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Look at My Muscles, Dad

When my children were younger, they would suddenly get it into their heads to start exercising. They’d do some jumping jacks and some push-ups, taking all of five minutes. After they were done, they would flex their biceps and say something to the effect of, “Look at my muscles, Dad. See how strong I’m getting? I’ve been working out.” Not wanting to crush their spirits, I would praise their efforts, after all I remember doing the same thing when I was younger. Not surprisingly, it would be weeks (or even months) before they would work out again. This is how Christians, including me, act towards growing in our strength. A little Bible reading here; a little Bible reading there. A prayer today; another next week. The difference is that many times, we don’t become giddy with accomplishments like a young child after doing push-ups. We lament that we are not growing in faith and strength.

Paul wrote to Timothy that he was to “train yourself for godliness” (1 Tim. 4:7, ESV). The word for “train” is where we get the word “gymnasium.” It has reference to training or to exercising. Training might work, but exercising is not helpful in our culture since many exercise like my children and I used to do. The best word is perhaps “discipline.” My godliness is linked to my discipline—my buckling down and getting to business, consistently and intentionally. If I were to consistently and intentionally do all the disciplines that Don Whitney wrote about (Bible reading, study, meditation, and memorization, prayer, worship, evangelism, serving others, stewardship of money and time, fasting, silence and solitude, journaling, and learning on my own) there is no telling what type of man I’d become! Two things are for sure: I would be a very busy man and I would be so busy, I wouldn’t have time to get ensnared by sin. That isn’t to say that I would never sin, but that being captured by it would be nearly impossible. Holiness, or as Paul wrote in 1 Timothy 4:7: godliness, would be a near given state of being.

In some ways, I wish Dr. Whitney’s book was introduced by the concluding chapter, but then again, it probably would not have had the impact that it does as a conclusion. In that chapter, he articulated what discipline really was: “But even though disciplining yourself is sometimes difficult and involves struggle, self-discipline is not self-punishment. It is instead an attempt to do what, prompted by the Spirit, you actually want in your heart to do.”[1] This will probably be the point that I am going to take with me. I’m not seeking to make my life drudgery by disciplining myself; I’m seeking to give my life godliness. That’s what I really want. It is easy to forget the reason for doing anything, especially the things that go against the flesh. The flesh has a way of fogging up the mind. Whitney reminds the reader that the heart (not the stony heart, but the born again, heart of flesh) wants godliness and holiness. It is a struggle, but it is one worth fighting.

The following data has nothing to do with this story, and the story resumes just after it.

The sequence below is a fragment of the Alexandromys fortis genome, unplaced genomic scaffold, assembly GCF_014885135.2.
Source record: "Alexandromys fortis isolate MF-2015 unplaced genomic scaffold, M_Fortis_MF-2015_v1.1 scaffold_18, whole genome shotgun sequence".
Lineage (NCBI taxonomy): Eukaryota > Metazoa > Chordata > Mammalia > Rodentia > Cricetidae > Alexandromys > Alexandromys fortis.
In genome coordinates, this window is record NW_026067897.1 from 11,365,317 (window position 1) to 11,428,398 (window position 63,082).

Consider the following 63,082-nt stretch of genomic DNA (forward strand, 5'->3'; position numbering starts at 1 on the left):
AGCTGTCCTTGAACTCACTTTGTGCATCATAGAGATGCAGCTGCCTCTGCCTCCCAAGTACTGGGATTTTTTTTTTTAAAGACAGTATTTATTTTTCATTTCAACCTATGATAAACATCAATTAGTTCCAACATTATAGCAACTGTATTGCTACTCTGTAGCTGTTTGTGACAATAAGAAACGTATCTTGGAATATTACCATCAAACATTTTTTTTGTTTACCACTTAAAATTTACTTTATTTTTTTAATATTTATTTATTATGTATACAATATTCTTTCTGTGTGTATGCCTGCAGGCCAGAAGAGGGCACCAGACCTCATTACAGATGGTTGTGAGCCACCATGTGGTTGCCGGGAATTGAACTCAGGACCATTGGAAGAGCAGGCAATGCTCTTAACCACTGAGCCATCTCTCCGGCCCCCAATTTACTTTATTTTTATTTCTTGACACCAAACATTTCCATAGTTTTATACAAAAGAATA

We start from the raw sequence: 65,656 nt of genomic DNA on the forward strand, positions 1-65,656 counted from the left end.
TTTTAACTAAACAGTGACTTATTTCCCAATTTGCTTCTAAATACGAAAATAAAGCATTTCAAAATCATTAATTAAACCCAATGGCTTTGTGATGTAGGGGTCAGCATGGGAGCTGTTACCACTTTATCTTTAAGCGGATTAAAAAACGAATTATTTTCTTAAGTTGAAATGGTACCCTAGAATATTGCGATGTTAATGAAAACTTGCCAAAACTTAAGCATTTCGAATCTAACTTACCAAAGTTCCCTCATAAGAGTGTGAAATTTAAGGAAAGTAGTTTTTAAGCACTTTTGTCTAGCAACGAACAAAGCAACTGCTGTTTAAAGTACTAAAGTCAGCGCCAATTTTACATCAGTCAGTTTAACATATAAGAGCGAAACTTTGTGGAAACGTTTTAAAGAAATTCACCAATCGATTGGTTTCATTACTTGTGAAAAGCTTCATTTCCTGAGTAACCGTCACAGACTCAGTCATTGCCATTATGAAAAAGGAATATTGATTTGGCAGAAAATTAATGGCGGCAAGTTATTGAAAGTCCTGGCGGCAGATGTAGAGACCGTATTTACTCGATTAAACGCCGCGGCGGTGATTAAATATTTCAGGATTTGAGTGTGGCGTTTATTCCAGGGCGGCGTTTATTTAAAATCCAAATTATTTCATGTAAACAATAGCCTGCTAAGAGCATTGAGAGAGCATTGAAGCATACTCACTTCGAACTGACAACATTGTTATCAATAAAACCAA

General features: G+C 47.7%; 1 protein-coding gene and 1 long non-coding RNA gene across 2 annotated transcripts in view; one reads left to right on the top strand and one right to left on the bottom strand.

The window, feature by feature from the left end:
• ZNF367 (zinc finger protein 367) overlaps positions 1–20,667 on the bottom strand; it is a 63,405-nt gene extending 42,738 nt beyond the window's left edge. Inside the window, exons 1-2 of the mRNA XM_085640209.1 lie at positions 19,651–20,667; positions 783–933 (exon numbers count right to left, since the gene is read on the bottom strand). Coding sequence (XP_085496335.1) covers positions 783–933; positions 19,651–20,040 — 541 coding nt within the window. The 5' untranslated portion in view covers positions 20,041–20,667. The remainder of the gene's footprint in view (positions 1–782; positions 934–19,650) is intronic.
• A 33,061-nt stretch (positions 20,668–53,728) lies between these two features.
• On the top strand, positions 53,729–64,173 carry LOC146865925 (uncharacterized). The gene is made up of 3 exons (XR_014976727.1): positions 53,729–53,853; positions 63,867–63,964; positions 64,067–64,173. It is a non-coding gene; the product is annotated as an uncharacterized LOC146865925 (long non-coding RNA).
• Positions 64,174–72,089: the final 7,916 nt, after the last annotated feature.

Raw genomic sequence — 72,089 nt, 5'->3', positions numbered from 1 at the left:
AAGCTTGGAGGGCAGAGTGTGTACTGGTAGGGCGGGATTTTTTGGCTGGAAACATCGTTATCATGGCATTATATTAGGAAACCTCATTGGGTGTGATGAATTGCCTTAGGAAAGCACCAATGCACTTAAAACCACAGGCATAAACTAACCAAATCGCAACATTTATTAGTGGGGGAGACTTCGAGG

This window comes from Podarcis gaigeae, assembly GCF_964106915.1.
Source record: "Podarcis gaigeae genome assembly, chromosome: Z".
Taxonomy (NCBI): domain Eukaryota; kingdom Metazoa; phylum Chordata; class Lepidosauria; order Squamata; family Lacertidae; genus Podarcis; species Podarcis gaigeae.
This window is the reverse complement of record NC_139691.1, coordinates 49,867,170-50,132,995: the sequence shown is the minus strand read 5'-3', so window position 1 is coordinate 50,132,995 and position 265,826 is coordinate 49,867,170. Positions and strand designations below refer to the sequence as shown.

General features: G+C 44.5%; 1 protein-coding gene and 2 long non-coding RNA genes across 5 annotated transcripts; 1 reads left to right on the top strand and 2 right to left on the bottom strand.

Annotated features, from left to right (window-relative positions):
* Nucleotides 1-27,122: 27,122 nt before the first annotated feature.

In my bullet-journal, I have a habit tracker in which I record whether or not I did a certain habit (good or bad). My goal is to actually add a Spiritual Discipline’s tracker which would include all of the disciplines Dr. Whitney wrote about. I was planning on having it done by August, but as the saying goes: “No time like the present.” As J. C. Ryle wrote, “Tomorrow is the devil’s day.” Thus, I will be sure to finish my Spiritual Discipline’s tracker today, and begin today with disciplining myself unto godliness. May God allow me to supplement my faith with virtue and virtue with knowledge and knowledge with self-control and self-control with steadfastness and steadfastness with godliness and godliness with brotherly affection and brotherly affection with love (cf. 2 Peter 1:5-7).

[1] Donald Whitney, Spiritual Disciplines for the Christian Life, (Downers Grove, IL: 1992), 244.